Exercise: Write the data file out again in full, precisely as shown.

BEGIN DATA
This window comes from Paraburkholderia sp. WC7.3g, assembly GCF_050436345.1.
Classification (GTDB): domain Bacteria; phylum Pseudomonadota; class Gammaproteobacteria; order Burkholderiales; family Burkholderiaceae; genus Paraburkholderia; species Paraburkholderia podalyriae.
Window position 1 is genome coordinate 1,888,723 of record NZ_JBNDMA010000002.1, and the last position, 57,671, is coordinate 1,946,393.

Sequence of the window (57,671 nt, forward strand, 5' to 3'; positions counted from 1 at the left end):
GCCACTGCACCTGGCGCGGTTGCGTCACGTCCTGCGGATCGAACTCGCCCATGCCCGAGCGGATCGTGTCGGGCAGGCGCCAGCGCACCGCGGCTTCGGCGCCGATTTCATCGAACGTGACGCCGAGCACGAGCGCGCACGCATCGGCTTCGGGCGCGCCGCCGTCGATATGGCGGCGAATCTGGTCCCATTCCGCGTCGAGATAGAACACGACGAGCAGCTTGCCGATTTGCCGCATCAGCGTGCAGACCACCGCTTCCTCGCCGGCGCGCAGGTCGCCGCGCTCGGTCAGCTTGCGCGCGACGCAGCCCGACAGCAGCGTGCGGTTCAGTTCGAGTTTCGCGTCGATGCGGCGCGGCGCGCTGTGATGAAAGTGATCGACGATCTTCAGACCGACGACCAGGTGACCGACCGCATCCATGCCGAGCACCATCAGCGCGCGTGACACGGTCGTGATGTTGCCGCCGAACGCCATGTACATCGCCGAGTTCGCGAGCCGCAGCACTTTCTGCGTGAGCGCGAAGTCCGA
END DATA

This window comes from Paraburkholderia sp. WC7.3g, assembly GCF_050436345.1.
Classification (GTDB): domain Bacteria; phylum Pseudomonadota; class Gammaproteobacteria; order Burkholderiales; family Burkholderiaceae; genus Paraburkholderia; species Paraburkholderia podalyriae.
Window position 1 is genome coordinate 1,888,723 of record NZ_JBNDMA010000002.1, and the last position, 57,671, is coordinate 1,946,393.

Sequence of the window (57,671 nt, forward strand, 5' to 3'; positions counted from 1 at the left end):
GCCACTGCACCTGGCGCGGTTGCGTCACGTCCTGCGGATCGAACTCGCCCATGCCCGAGCGGATCGTGTCGGGCAGGCGCCAGCGCACCGCGGCTTCGGCGCCGATTTCATCGAACGTGACGCCGAGCACGAGCGCGCACGCATCGGCTTCGGGCGCGCCGCCGTCGATATGGCGGCGAATCTGGTCCCATTCCGCGTCGAGATAGAACACGACGAGCAGCTTGCCGATTTGCCGCATCAGCGTGCAGACCACCGCTTCCTCGCCGGCGCGCAGGTCGCCGCGCTCGGTCAGCTTGCGCGCGACGCAGCCCGACAGCAGCGTGCGGTTCAGTTCGAGTTTCGCGTCGATGCGGCGCGGCGCGCTGTGATGAAAGTGATCGACGATCTTCAGACCGACGACCAGGTGACCGACCGCATCCATGCCGAGCACCATCAGCGCGCGTGACACGGTCGTGATGTTGCCGCCGAACGCCATGTACATCGCCGAGTTCGCGAGCCGCAGCACTTTCTGCGTGAGCGCGAAGTCCGA